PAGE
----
Some immigrants joined the black units because they supported the emancipation of slaves and saw the new regiments as legions of liberation. This was a particularly common reason among Germans, whose liberalism impelled them to end slavery. German immigrant Francis Lieber expressed the emotional reaction of German liberals to black enlistments. When he saw a black regiment presented with its flag in New York City a year after the July 1863 Draft Riots, he wrote to his friend Senator Charles Sumner that: “There were drawn up in line over a thousand armed negroes, where but yesterday they were literally hunted down like rats. It was one of the greatest days of our history.”
Other immigrants believed that, whatever the merits of Emancipation, now that it was an accomplished fact, black troops would add needed firepower to a Union army decimated by combat losses. Still other immigrants sought commissions in the Colored Troops because they faced discrimination in advancement in non-ethnic white regiments. Some native-born men simply did not want to be under the command of a “foreigner,” making it difficult for immigrants to get ahead. Joining a USCT regiment at a time when thousands of new officers were needed to command black soldiers was a road to promotion.
Whatever the reason Felix Brannigan had, by Christmas of 1864 he was a Second Lieutenant in the 32nd United States Colored Troops. This regiment was stationed along the Carolina coast when he joined it. Two months later, it occupied Charleston, South Carolina, the city where the Civil War had begun with the attack on Fort Sumter in 1861.
In the last month of the war, April 1865, Brannigan joined the 103rd USCT as Adjutant. The regiment had been organized only weeks before Brannigan was assigned to it. The 103rd was made up almost entirely of former slaves and free blacks from South Carolina. Its mission, in the first few months after the war, was to liberate blacks still held as slaves two and a half years after Emancipation and guard against guerrilla activity by whites hoping to reestablish control over the black population. The immigrant officer left the army in August 1865.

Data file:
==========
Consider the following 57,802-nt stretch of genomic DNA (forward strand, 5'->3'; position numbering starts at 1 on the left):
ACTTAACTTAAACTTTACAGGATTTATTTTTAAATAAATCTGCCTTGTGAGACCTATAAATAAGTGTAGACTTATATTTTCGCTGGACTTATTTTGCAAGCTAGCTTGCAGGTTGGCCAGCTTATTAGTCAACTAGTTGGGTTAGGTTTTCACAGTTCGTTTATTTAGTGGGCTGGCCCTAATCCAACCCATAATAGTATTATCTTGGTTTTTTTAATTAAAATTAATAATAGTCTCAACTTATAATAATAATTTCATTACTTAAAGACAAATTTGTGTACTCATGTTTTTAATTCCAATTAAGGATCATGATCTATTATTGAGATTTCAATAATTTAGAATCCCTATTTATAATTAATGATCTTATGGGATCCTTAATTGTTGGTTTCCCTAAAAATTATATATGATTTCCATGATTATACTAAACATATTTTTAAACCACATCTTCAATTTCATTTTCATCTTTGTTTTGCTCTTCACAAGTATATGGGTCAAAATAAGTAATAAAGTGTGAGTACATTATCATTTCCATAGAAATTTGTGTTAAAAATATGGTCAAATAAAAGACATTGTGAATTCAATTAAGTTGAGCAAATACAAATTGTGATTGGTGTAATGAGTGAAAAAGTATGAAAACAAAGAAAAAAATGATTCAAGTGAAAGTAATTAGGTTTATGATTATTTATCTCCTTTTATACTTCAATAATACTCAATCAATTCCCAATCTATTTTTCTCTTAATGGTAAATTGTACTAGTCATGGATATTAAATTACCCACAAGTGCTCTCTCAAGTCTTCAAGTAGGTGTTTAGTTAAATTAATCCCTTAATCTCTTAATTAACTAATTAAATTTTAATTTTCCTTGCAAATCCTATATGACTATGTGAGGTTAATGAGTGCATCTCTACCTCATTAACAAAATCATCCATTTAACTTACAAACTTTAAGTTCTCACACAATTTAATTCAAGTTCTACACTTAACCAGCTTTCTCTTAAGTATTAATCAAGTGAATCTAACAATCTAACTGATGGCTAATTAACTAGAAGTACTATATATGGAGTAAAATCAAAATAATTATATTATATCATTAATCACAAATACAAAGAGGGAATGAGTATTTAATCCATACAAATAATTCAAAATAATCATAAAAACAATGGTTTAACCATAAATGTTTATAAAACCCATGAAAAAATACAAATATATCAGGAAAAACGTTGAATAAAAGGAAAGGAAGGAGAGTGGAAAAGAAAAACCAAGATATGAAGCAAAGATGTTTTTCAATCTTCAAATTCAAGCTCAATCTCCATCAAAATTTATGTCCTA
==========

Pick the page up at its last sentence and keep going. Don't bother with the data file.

After the war, Brannigan studied law and became an attorney. In 1868 he finally became a United States Citizen. In the 1870s, he returned to the South to help uphold the civil rights of freed slaves who had only been constitutionally recognized as United States Citizens since 1868. Brannigan served in the United States Attorney’s office in Mississippi at a time when the Ku Klux Klan and other white supremacist groups were assassinating anyone who defended the rights of African Americans.
The outgoing U.S. Attorney for Jackson, Mississippi, E. Phillip Jacobson wrote to President Ulysses S. Grant on April 16, 1873 that he should consider Felix Brannigan as his replacement. Brannigan, he wrote, was “most entitled to your consideration.” The Irish lawyer was serving as Jacobson’s assistant and was “fully familiar” with the duties of the United States Attorney. He had been Assistant U.S. Attorney for a year and a half, and Jacobson wrote “I am able, from personal observation, to testify to his gallantry.” According to Jacobson, “Mr. Brannigan has enjoyed the confidence of the Government ever since in various official situations and is well known to the Solicitor of the Treasury…” The young soldier whose gallantry had won him the Medal of Honor on the battlefield was now hailed for the same trait as a lawyer administering justice in Reconstruction Mississippi. [Sources]